Fusion after intradural spine tumor resection in adults: A review of evidence and practices

Mauricio J. Avila, Christina M. Walter, Jesse Skoch, Salman Abbasifard, Apar S. Patel, Kamran Sattarov, Ali A. Baaj

Research output: Contribution to journalReview articlepeer-review

31 Scopus citations


There is ample evidence supporting concomitant fusion after intradural spinal tumor resection in select pediatric patients. Unfortunately, the data are scarcer in adults. The objective of this work is to review the published literature and analyze practice patterns for stabilization and fusion after intradural tumor resection in adults. We performed a literature review via PubMed for information available regarding fusion in adults with intradural spine tumors. Additionally, we manually searched the references of selected articles to add relevant articles. Finally, we retrieved the criteria for fusion (if any) in the selected studies. A total of 639 articles were found and 35 were finally selected for analysis. Of those, three were literature reviews and 32 were retrospective case series. There were a total of 1288 patients on the series with 104 of them requiring fusion (8.1%). The median follow up of all the series was 24 months (range 1.5-180).The criteria for fusion that were common in most cases series were: previous deformity (i.e. kyphosis in the cervical spine), 3 or more levels of laminectomy, laminectomy encompassing a spinal junction, "young adults" (33 ± 4.2 years), facetectomy ≥ 50% (unilateral or bilateral), persistence of deformity after 1 year of the surgery and, C2 laminectomy. There appears to be some consistent practices for fusion after intradural tumor resection in adults, but this is based on retrospective analyses of case series. Prospective or randomized trials will likely provide more evidence based support for this practice.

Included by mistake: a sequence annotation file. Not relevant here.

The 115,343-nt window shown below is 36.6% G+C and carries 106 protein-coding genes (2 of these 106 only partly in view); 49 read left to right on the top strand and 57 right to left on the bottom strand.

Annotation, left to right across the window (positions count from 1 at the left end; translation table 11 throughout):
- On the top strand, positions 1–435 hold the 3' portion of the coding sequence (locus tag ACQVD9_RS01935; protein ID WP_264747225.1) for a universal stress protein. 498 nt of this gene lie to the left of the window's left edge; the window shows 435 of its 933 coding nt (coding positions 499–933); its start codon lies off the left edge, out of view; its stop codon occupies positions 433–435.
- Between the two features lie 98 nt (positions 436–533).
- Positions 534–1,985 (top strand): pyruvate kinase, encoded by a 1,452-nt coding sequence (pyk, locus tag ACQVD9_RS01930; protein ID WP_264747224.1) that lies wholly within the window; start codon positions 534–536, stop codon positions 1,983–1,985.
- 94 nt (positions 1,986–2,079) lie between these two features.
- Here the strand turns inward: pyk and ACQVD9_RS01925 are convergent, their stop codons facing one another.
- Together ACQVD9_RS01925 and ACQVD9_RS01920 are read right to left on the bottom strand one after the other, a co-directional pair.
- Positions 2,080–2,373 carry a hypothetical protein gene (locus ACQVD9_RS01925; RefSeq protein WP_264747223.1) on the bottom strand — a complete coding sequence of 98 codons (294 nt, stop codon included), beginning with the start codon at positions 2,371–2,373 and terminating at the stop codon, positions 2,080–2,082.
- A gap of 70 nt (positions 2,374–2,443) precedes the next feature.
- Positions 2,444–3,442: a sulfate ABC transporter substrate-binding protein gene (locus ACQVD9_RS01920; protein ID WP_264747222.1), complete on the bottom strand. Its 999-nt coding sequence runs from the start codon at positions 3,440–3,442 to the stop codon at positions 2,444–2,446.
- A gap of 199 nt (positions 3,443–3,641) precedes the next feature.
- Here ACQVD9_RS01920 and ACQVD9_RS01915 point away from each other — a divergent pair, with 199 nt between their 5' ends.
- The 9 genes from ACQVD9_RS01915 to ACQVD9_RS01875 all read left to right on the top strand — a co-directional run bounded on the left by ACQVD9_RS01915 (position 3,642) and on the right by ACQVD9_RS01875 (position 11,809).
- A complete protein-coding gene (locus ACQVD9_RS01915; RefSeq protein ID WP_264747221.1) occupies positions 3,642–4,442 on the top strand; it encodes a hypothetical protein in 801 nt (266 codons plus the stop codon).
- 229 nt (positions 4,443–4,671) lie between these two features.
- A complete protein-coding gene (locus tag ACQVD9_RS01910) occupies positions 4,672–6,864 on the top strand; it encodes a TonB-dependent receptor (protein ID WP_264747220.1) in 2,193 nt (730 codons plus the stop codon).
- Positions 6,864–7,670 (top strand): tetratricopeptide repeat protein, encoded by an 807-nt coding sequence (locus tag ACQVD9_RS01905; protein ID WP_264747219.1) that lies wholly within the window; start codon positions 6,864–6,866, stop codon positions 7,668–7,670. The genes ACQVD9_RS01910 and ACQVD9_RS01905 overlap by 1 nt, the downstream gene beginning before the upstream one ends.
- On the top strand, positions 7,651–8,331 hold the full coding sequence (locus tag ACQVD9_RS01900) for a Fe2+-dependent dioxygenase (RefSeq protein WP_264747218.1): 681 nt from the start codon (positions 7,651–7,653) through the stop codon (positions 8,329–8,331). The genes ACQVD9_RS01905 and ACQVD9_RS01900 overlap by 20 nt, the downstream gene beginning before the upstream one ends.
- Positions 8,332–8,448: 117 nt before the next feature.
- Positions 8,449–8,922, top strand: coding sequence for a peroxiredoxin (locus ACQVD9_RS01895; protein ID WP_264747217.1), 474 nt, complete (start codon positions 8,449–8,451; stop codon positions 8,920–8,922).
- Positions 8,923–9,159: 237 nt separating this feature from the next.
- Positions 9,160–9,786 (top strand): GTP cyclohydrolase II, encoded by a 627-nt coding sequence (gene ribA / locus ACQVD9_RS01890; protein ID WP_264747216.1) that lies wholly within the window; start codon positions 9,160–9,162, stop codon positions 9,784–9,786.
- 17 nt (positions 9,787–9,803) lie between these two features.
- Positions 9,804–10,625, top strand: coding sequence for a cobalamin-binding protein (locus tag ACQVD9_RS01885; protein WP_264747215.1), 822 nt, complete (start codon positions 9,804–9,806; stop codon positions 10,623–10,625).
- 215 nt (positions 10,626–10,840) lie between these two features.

Original languageEnglish (US)
Pages (from-to)169-173
Number of pages5
JournalClinical Neurology and Neurosurgery
StatePublished - Nov 9 2015


  • Adults
  • Fusion
  • Internal fixators
  • Spinal cord neoplasm
  • Spinal neoplasm

ASJC Scopus subject areas

  • Surgery
  • Clinical Neurology


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